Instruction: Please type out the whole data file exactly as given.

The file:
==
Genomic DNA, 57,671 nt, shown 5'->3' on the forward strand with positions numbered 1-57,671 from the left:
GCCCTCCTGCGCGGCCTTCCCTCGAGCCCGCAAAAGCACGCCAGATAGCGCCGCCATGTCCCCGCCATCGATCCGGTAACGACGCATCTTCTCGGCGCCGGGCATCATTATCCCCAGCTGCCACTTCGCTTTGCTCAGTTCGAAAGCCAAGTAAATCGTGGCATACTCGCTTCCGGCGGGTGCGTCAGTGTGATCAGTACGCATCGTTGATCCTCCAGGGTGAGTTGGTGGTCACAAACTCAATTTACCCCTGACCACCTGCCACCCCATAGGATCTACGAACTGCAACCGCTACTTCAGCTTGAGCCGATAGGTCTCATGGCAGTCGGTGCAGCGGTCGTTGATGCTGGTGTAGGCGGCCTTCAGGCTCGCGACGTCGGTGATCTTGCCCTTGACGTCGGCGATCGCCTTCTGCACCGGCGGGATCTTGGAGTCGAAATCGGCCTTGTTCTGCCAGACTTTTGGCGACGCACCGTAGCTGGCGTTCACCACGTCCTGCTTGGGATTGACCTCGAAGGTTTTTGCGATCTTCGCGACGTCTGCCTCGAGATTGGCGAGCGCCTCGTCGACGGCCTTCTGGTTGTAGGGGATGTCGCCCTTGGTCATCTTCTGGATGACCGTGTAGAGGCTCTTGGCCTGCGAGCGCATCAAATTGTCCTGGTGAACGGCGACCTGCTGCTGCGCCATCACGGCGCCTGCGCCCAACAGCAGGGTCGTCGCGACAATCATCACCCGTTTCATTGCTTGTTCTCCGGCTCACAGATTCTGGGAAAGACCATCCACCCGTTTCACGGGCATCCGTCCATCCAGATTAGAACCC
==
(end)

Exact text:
Genomic DNA, 57,671 nt, shown 5'->3' on the forward strand with positions numbered 1-57,671 from the left:
GCCCTCCTGCGCGGCCTTCCCTCGAGCCCGCAAAAGCACGCCAGATAGCGCCGCCATGTCCCCGCCATCGATCCGGTAACGACGCATCTTCTCGGCGCCGGGCATCATTATCCCCAGCTGCCACTTCGCTTTGCTCAGTTCGAAAGCCAAGTAAATCGTGGCATACTCGCTTCCGGCGGGTGCGTCAGTGTGATCAGTACGCATCGTTGATCCTCCAGGGTGAGTTGGTGGTCACAAACTCAATTTACCCCTGACCACCTGCCACCCCATAGGATCTACGAACTGCAACCGCTACTTCAGCTTGAGCCGATAGGTCTCATGGCAGTCGGTGCAGCGGTCGTTGATGCTGGTGTAGGCGGCCTTCAGGCTCGCGACGTCGGTGATCTTGCCCTTGACGTCGGCGATCGCCTTCTGCACCGGCGGGATCTTGGAGTCGAAATCGGCCTTGTTCTGCCAGACTTTTGGCGACGCACCGTAGCTGGCGTTCACCACGTCCTGCTTGGGATTGACCTCGAAGGTTTTTGCGATCTTCGCGACGTCTGCCTCGAGATTGGCGAGCGCCTCGTCGACGGCCTTCTGGTTGTAGGGGATGTCGCCCTTGGTCATCTTCTGGATGACCGTGTAGAGGCTCTTGGCCTGCGAGCGCATCAAATTGTCCTGGTGAACGGCGACCTGCTGCTGCGCCATCACGGCGCCTGCGCCCAACAGCAGGGTCGTCGCGACAATCATCACCCGTTTCATTGCTTGTTCTCCGGCTCACAGATTCTGGGAAAGACCATCCACCCGTTTCACGGGCATCCGTCCATCCAGATTAGAACCC